“We had to work and go somewhere to play. Gavin Massey, for example, was doing really well in training, but I don’t think he could see himself playing, so he ended up leaving pretty quickly and got himself down to Colchester.”

I ask what effect this all had on his self-confidence, or in fact whether he was annoyed at some of the new faces that had come in and seemingly taken his place in the squad.

“Obviously there was the likes of Joel Ekstrand, Dan Pudil, [Fernando] Forestieri, Almen Abdi, Ikechi Anya… These players, you could tell, could play in the Championship.

“But there were a lot of players who maybe thought they were a bit too good for what the Championship was, or they came from a bigger club and weren’t really bothered about training or going to the gym.

“They’d been moved to Watford and some of them didn’t want to be there, which frustrated the boys who were already there, because in some cases we were getting frozen out by people who didn’t even want to be at the club.”

Having spoken to a number of players who were at the club at the time of the Pozzo takeover, I note that Jenkins is the first to have expressed such negative thoughts about this period of transition.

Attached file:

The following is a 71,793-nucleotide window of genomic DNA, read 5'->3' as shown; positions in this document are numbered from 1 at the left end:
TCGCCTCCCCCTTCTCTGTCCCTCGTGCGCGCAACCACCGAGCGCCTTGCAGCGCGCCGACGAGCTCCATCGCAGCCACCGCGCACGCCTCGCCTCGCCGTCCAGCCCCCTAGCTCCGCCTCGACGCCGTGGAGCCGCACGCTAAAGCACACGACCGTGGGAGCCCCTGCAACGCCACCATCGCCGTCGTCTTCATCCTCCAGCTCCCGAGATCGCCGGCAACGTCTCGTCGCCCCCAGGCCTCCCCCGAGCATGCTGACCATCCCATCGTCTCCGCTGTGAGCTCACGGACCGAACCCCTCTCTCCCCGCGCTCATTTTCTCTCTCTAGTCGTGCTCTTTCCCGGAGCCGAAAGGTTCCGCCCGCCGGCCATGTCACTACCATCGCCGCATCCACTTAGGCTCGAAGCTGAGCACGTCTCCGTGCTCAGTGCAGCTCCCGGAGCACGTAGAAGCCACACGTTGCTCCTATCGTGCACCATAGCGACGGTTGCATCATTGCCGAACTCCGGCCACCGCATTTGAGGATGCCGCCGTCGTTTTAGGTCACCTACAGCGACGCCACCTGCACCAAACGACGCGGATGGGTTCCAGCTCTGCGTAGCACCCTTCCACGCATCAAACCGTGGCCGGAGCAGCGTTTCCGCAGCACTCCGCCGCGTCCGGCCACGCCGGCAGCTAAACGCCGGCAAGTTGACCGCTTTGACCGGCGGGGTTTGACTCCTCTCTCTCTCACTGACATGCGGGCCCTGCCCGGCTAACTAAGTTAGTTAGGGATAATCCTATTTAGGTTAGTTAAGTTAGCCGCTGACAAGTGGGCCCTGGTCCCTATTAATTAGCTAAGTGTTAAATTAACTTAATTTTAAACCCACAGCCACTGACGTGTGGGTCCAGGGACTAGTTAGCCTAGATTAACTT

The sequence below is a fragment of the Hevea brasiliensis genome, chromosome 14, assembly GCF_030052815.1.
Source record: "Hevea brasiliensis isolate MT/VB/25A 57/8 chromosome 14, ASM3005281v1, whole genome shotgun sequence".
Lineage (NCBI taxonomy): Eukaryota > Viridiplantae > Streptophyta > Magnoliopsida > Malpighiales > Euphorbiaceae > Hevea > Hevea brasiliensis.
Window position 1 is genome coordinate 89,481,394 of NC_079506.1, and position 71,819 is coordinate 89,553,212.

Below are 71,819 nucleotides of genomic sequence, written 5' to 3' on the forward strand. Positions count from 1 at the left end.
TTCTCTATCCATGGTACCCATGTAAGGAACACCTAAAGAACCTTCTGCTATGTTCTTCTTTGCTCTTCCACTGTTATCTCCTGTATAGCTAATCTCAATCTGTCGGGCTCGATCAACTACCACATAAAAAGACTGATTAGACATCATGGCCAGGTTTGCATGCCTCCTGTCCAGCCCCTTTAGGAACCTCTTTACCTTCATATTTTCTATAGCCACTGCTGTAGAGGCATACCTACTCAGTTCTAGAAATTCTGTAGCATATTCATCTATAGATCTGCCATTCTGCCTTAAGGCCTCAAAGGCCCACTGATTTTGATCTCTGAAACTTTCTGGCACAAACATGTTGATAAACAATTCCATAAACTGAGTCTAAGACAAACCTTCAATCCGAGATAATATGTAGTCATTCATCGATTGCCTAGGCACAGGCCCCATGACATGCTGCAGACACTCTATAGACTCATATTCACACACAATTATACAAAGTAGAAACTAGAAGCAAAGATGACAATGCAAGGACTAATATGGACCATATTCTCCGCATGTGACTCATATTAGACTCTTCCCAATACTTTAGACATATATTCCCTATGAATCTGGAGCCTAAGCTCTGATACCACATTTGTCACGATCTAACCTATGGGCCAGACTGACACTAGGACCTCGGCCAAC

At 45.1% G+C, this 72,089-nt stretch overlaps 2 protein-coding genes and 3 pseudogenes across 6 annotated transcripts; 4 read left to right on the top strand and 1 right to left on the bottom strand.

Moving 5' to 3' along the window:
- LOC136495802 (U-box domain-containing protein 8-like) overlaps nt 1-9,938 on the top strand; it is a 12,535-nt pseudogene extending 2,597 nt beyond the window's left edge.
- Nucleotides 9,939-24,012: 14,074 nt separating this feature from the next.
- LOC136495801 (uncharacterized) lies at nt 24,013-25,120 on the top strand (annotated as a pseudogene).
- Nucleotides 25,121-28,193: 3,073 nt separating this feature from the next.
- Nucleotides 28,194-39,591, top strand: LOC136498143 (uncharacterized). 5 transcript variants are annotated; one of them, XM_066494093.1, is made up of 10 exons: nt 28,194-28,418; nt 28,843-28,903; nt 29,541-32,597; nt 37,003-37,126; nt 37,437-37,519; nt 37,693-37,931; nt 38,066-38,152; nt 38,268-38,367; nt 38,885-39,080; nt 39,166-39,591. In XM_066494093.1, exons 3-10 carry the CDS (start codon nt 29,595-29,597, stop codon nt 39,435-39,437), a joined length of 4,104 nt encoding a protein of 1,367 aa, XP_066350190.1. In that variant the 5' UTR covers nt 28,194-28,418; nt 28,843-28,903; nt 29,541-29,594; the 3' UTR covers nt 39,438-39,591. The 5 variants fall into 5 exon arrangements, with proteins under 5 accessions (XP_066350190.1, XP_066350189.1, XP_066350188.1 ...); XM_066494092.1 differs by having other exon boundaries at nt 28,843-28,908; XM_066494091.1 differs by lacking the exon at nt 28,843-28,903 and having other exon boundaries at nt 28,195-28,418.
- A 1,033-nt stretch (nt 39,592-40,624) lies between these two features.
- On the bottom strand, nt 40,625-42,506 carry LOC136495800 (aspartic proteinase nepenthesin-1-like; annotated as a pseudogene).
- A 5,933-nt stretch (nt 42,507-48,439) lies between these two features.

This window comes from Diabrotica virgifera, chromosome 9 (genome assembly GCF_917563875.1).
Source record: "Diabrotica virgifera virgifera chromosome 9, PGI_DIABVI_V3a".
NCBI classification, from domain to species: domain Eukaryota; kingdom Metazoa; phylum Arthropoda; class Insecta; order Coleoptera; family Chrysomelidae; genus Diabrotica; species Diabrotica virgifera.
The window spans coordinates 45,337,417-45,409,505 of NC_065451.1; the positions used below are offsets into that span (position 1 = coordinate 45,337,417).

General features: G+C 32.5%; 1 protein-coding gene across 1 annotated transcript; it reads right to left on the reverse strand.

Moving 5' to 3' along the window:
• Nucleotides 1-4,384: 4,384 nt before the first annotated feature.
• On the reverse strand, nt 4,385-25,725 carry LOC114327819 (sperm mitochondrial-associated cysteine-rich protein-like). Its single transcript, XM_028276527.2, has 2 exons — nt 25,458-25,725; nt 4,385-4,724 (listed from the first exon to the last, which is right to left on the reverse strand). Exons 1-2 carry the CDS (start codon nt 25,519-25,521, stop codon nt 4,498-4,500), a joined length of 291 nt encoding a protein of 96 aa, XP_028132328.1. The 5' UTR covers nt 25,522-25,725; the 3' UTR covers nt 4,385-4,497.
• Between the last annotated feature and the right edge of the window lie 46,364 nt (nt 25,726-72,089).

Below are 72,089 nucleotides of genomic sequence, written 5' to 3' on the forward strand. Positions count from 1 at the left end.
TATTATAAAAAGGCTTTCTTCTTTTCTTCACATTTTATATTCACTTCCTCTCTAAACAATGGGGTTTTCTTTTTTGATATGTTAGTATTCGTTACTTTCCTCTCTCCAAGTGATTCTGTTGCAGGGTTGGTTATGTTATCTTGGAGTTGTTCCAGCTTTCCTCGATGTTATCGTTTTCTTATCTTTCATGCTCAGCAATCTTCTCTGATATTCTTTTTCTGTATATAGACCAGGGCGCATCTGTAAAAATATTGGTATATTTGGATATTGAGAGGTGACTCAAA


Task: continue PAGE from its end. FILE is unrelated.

“I don’t think anyone was ‘anti-Watford’,” he tells me in response. “Obviously the ones I mentioned and more fitted in really well, and they slotted in with how the club was set up, but many of them needed more time to adapt and understand the situation so they weren’t really doing it in training.

“I’m talking about a handful of people,” Jenkins says. “I’m by no means talking about all of them.”

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Clearly, there is some sadness and frustration that lingers about this time in Jenkins’ career. I wonder, then, how he deals with this period, and whether he believes any person or group of people are culpable for his drop in standing in the squad. Could he have done anything more for himself, I wonder aloud.

“For me the most frustrating thing was that I only played one game,” he said. “They never really gave me the chance to play with these other players that they brought in.

“I personally think that I wasn’t given a fair shot. A lot of other players did get a few appearances but I only got the one.

“I think if I was given four or five games to play with the new players, in the new style and with the new tactics, and they still said no, then I would have thought that that was fair enough.”

What really shines through is Jenkins’ backing of himself. His experience of rising up through the youth and reserve team ranks as a teenager has given the Watford-born midfielder a belief in his ability that comes across as strong and mindful – a long way from arrogance.